What if you found out that there were hundreds of cookies hidden somewhere in your house?  Breaking out your inner child, you’d likely rush off to find them.  Unfortunately, these hidden cookies are not ones that you can see, or even eat.  They are computer cookies, and they affect your online privacy.  Here’s what you need to know about cookies, including the different types of computer cookies, and how you can block and delete them. 

What are Computer Cookies?

In their most basic form, computer cookies are text-strings that websites save to your hard disk.  They serve as a memory tool and are able to recognize your online behavior and remember your actions.  While this may sound negative, cookies are actually what makes the World Wide Web work the way it does.  Whether you are online shopping, logging in to an account, or browsing the internet, cookies are responsible for your overall online experience.

Types of Computer Cookies

There are three types of computer cookies: session, persistent, and third-party.  These virtually invisible text files are all very different.  Each with their own mission, these cookies are made to track, collect, and store any data that companies request.

Session Cookies

Session cookies are temporary cookies that memorize your online activities.  Since websites have no sense of memory, without these cookies, your site browsing history would always be blank.  In fact, with every click you would make, the website would treat you as a completely new visitor.

A good example of how session cookies are helpful is online shopping.  When you’re shopping online, you can check-out at any time.  That’s because session cookies track your movement.  Without these cookies, whenever you would go to check-out, your cart would be empty.

Ultimately, session cookies help you maneuver through the internet by remembering your actions, and they expire as soon as you close out of a web page.

Persistent Cookies

Persistent cookies (also known as first-party cookies) work by tracking your online preferences.  When you visit a website for the first time, it is at its default setting.  But if you personalize the site to fit your preferences, persistent cookies will remember and implement those preferences the next time you visit the site.  This is how computers remember and store your login information, language selections, menu preferences, internal bookmarks, and more.

Persistent, permanent, and stored cookies are terms used interchangeably as these cookies are stored in your hard disk for (typically) a long period of time.  The cookie’s timeline will vary depending on the expiration date.  But, once that date is reached, the cookie will be deleted, along with everything you customized.  Luckily, websites prefer to employ a long-life span so that users can make the most of their personal preferences.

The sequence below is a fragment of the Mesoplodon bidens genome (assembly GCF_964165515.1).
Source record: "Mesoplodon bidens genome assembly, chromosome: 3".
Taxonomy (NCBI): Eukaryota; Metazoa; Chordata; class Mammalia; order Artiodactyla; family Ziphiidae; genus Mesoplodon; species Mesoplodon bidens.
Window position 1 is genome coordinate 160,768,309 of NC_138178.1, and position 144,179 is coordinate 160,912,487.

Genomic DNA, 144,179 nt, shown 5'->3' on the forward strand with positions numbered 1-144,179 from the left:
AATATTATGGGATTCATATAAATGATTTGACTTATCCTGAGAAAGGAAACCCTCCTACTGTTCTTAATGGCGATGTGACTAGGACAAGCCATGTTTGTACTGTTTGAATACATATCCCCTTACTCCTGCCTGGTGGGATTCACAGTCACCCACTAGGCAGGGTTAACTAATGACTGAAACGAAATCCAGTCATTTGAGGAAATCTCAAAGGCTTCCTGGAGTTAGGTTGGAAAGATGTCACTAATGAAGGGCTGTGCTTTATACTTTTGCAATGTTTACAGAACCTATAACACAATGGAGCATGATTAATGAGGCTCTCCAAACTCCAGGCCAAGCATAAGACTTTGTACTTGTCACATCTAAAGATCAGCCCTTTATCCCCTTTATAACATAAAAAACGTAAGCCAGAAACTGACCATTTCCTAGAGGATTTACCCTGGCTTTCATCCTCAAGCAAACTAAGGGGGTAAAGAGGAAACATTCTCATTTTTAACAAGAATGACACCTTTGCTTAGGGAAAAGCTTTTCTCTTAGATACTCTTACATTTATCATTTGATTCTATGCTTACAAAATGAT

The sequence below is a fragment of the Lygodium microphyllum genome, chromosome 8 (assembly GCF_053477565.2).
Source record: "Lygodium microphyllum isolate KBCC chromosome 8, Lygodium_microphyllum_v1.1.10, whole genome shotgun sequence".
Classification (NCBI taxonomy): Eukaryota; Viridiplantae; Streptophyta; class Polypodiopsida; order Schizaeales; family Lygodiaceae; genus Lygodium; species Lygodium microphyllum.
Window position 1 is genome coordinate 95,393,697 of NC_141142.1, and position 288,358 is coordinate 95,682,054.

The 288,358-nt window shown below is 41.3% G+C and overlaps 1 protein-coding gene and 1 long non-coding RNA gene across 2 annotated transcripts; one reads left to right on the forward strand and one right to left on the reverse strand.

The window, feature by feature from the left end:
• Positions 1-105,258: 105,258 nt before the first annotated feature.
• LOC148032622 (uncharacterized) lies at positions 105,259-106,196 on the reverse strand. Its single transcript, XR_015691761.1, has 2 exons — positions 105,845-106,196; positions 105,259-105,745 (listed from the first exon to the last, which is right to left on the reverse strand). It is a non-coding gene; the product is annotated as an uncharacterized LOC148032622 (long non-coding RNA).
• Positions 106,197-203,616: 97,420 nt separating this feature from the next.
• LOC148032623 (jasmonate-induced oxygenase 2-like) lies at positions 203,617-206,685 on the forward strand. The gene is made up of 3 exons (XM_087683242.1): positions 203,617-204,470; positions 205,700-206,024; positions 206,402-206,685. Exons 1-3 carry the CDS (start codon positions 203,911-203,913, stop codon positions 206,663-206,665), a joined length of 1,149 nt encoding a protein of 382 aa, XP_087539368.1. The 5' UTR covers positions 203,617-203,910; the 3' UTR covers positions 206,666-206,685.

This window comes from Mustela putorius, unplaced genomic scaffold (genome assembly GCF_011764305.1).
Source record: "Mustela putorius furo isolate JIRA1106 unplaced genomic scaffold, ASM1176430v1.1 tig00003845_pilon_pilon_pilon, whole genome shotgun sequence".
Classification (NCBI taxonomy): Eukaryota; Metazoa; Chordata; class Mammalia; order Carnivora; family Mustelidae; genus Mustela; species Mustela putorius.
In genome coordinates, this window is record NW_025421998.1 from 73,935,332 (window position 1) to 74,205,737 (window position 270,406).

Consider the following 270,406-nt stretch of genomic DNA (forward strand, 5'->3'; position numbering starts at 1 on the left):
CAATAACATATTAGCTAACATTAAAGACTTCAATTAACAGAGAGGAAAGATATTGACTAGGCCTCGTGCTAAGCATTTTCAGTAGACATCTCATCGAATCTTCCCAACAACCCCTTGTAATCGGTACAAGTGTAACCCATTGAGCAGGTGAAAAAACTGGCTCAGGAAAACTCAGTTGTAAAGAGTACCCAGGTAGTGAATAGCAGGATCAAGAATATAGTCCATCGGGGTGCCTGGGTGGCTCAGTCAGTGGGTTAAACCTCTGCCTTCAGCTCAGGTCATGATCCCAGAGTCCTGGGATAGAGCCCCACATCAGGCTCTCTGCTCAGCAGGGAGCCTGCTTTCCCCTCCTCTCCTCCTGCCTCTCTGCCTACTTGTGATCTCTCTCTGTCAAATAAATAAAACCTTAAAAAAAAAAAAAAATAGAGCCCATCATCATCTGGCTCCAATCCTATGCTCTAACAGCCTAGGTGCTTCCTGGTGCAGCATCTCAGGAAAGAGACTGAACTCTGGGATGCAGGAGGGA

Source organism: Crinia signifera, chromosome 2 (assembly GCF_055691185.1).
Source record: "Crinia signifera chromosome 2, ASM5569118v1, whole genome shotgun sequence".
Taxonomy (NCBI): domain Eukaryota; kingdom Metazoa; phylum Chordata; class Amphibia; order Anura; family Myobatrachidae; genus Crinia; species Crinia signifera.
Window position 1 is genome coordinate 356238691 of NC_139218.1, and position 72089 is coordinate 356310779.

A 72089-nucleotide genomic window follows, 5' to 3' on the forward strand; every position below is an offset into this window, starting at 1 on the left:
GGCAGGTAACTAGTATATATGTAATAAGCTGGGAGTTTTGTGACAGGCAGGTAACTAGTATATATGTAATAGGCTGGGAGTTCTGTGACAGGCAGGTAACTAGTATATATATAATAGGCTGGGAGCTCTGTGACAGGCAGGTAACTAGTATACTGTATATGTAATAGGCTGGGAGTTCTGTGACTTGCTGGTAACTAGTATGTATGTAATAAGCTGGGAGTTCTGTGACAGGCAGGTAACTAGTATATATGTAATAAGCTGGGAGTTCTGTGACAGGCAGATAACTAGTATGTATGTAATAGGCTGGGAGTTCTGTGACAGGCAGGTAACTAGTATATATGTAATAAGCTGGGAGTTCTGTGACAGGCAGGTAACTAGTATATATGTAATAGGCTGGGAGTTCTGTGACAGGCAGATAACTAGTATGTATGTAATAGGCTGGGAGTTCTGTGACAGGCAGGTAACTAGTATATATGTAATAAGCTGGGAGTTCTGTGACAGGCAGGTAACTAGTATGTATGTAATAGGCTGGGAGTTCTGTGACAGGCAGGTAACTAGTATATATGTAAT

Third-Party Cookies

Third-party cookies, also referred to as tracking cookies, collect data based on your online behavior.  When you visit a website, third-party cookies collect various types of data that are then passed on or sold to advertisers by the website that created the cookie.  Tracking your interests, location, age, and search trends, these cookies collect information so that marketers can provide you with custom advertisements.  These are the ads that appear on websites you visit and display content relevant to your interests.

By tracking your habits and providing targeted ads, third-party cookies serve a useful purpose for marketers but can seem pesky and intrusive to internet users.  That’s why you have the option to block them.

Your Privacy Options: Blocking and Deleting Cookies

It has been said that privacy on the internet is an oxymoron, but it is possible to remain private online.  Blocking and/or deleting cookies is a great way to improve personal privacy and prevent data tracking.  And, while this method isn’t completely foolproof, the change will have a noticeable impact.

So, what is your best option?  The answer is, it depends.  If you don’t want any cookies on your hard disk, then your best option would be to delete your cookies and then block them through your browser settings.  Merely deleting cookies from your hard disk is unproductive since most websites recreate deleted cookies quickly.  This makes them likely to just reappear the next time you go online.  On the other hand, blocking cookies inhibits websites from directly embedding cookies into your hard disk.  But changing your cookie settings comes with repercussions: your online experience will change.

How? Navigating the web without first-party cookies can be difficult.  Many websites require session cookies and persistent cookies to be active in order to view content, and, without them, you will not be recognized as an individual.  This lack of recognition means you will not be able to shop online and you will have to reset personal preferences on all webpages you visit.  Comparatively, blocking third-party cookies only prevents data tracking and targeted advertisements.  Still, your privacy settings are up to you.

Roughly 40% of internet users block third-party cookies and under 5% of internet users block first-party cookies.  Whether you decide to manage your cookies individually, by type, as a whole, or not at all, your browser settings will always be available if you change your mind.

All in all, different people will have varying opinions on computer cookies.  Some will enjoy the benefits of personal preference and memory, others may feel they are completely intrusive, and the rest will fall somewhere in-between.  Understanding of the different types of computer cookies will help you decide your opinion on these data files.  So, know your cookies and become familiar with your browser settings to craft the online experience that’s right for you.

If you’d like to know more about how CRU Solutions can help your business, contact us.